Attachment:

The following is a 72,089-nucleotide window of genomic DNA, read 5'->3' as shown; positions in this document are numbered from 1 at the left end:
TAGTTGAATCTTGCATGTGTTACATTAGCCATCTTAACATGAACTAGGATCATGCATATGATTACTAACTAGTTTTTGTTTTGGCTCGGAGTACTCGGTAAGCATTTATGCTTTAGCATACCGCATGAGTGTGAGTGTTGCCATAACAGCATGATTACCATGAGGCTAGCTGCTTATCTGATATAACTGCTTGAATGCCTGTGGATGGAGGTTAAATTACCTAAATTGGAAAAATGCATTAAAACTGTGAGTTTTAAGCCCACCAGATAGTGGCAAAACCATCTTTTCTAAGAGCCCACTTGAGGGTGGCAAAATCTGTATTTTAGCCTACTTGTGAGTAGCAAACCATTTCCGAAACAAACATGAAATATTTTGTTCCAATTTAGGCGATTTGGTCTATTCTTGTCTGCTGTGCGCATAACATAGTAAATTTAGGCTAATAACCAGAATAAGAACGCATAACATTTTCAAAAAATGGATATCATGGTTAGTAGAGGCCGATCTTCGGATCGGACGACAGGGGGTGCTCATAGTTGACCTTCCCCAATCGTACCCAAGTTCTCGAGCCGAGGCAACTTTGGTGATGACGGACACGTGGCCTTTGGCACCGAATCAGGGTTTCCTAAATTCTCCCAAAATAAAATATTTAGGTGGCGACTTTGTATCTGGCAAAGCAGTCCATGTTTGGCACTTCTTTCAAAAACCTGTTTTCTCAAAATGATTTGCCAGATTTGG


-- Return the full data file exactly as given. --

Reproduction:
The following is a 72,089-nucleotide window of genomic DNA, read 5'->3' as shown; positions in this document are numbered from 1 at the left end:
TAGTTGAATCTTGCATGTGTTACATTAGCCATCTTAACATGAACTAGGATCATGCATATGATTACTAACTAGTTTTTGTTTTGGCTCGGAGTACTCGGTAAGCATTTATGCTTTAGCATACCGCATGAGTGTGAGTGTTGCCATAACAGCATGATTACCATGAGGCTAGCTGCTTATCTGATATAACTGCTTGAATGCCTGTGGATGGAGGTTAAATTACCTAAATTGGAAAAATGCATTAAAACTGTGAGTTTTAAGCCCACCAGATAGTGGCAAAACCATCTTTTCTAAGAGCCCACTTGAGGGTGGCAAAATCTGTATTTTAGCCTACTTGTGAGTAGCAAACCATTTCCGAAACAAACATGAAATATTTTGTTCCAATTTAGGCGATTTGGTCTATTCTTGTCTGCTGTGCGCATAACATAGTAAATTTAGGCTAATAACCAGAATAAGAACGCATAACATTTTCAAAAAATGGATATCATGGTTAGTAGAGGCCGATCTTCGGATCGGACGACAGGGGGTGCTCATAGTTGACCTTCCCCAATCGTACCCAAGTTCTCGAGCCGAGGCAACTTTGGTGATGACGGACACGTGGCCTTTGGCACCGAATCAGGGTTTCCTAAATTCTCCCAAAATAAAATATTTAGGTGGCGACTTTGTATCTGGCAAAGCAGTCCATGTTTGGCACTTCTTTCAAAAACCTGTTTTCTCAAAATGATTTGCCAGATTTGG